UBC Theses and Dissertations
Ultrasonic dispersion relations in liquid helium Brown, Christopher Richard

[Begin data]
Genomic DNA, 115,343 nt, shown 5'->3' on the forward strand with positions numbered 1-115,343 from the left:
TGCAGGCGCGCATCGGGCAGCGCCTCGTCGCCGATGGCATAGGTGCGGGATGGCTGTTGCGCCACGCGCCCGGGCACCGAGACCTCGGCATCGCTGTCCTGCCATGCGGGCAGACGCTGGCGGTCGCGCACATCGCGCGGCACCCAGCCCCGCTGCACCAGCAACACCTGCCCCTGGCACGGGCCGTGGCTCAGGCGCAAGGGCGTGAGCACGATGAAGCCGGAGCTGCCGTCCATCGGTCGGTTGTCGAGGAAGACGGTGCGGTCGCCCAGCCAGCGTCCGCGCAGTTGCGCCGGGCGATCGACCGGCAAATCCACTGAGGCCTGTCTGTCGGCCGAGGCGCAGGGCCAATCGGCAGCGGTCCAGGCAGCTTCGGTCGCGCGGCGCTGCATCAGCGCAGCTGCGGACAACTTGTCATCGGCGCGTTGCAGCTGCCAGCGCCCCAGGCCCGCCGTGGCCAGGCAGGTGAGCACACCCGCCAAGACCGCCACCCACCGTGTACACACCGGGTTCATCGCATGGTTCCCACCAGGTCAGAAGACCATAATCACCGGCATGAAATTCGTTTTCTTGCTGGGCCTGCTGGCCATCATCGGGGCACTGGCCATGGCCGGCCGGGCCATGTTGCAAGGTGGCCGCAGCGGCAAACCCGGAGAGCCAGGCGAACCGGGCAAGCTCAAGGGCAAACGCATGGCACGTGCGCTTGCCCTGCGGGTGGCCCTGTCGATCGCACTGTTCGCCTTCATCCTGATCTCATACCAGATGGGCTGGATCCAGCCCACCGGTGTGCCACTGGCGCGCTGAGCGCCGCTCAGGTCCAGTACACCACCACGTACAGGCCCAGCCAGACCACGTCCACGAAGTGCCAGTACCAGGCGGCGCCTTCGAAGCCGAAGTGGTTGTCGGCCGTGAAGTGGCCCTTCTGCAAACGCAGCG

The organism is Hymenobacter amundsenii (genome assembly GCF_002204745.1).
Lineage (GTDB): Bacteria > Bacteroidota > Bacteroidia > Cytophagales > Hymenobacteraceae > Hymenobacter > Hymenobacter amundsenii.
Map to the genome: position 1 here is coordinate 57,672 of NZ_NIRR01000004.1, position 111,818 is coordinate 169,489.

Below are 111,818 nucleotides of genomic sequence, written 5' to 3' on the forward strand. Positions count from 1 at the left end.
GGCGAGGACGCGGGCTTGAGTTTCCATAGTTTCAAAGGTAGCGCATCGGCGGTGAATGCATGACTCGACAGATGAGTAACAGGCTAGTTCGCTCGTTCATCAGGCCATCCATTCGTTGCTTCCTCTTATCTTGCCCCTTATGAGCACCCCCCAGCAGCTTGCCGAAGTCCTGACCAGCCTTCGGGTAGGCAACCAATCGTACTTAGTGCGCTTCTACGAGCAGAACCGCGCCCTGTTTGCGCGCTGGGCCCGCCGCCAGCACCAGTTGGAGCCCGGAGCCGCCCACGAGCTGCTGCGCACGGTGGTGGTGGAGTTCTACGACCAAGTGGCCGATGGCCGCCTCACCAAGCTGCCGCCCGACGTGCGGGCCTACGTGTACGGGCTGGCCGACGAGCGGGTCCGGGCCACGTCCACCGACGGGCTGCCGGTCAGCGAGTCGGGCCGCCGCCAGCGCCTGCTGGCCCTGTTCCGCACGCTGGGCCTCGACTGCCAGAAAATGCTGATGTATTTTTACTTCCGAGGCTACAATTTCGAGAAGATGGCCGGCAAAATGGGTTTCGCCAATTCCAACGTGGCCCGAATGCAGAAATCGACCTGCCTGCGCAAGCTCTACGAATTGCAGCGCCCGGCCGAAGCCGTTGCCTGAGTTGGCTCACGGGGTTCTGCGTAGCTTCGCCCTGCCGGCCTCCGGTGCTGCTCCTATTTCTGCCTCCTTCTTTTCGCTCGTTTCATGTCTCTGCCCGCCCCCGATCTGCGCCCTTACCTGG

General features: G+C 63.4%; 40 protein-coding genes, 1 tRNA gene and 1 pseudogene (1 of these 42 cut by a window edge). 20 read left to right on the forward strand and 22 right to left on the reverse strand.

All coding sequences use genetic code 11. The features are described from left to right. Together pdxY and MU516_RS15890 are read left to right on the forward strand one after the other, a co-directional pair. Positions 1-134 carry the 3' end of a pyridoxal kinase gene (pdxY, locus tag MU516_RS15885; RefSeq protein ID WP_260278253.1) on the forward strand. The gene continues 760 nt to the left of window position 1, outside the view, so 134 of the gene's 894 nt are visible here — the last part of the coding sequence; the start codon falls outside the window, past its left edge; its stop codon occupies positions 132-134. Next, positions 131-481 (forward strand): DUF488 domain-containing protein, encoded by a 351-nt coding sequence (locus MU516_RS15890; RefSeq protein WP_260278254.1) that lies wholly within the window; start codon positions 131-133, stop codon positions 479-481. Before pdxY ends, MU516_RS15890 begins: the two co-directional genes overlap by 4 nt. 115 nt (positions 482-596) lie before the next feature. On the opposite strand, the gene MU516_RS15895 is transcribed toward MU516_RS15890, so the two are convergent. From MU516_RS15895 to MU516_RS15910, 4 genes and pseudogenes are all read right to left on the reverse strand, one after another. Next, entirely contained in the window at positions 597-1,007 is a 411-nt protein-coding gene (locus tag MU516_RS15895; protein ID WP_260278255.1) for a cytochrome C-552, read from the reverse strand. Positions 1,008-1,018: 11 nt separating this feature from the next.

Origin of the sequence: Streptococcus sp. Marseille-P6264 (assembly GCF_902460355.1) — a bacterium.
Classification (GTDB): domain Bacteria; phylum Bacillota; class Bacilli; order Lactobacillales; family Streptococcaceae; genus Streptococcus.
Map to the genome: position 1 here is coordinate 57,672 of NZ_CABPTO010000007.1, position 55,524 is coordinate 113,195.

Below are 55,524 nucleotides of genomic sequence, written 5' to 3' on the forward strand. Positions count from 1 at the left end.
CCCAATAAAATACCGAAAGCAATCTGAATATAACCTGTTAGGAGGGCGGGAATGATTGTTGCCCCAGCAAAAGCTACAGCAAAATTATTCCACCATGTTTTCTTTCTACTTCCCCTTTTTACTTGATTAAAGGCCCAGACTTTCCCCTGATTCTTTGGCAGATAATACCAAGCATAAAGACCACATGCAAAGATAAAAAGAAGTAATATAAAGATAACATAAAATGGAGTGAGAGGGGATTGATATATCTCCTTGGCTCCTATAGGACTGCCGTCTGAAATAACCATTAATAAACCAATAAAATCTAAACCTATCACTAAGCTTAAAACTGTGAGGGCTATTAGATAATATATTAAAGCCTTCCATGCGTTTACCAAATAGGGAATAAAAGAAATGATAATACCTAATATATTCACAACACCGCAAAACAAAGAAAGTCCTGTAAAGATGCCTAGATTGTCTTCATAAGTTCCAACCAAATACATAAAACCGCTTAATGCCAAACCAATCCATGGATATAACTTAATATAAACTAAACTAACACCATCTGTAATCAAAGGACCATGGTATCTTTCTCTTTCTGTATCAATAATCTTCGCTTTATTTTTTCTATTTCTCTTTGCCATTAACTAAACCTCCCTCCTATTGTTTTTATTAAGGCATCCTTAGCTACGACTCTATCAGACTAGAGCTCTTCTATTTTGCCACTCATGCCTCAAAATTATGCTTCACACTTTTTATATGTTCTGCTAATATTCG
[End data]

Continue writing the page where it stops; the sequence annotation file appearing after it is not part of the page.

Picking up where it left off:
An experimental investigation of the velocity of sound in liquid helium at temperatures near 1° K was abandoned (at an early stage)^when the results of Whitney and Chase(16) became available. The original investigation, which had been motivated by the idea that the peak in the attenuation-temperature curve near 1° K is related to a corresponding feature in the velocity-temperature curve, evolved into a search for mathematical relations connecting the temperature variations of velocity and attenuation. Classical dispersion theory is reviewed, with emphasis on its physical and mathematical foundations. Applications of the theory in the fields of electrical network design, dielectric dispersion and ultrasonics are described in order to illustrate the use and the limitations of the Kramers-Kronig relations. The possibility of extending the scope of the Kramers-Kronig relations, by using variables other than frequency, is discussed. A brief sketch of the quantum mechanical basis of linear response theory is given in support of a proposal to use reciprocal temperature as a variable in dispersion-type relations. An attempt was made to apply dispersion relations in reciprocal temperature to the problem of ultrasonic propagation in liquid helium and a comparison of the predicted and the experimentally observed attenuations at the λ point was found to give encouraging results. The interferometer, to have been used in the proposed experiment is described.
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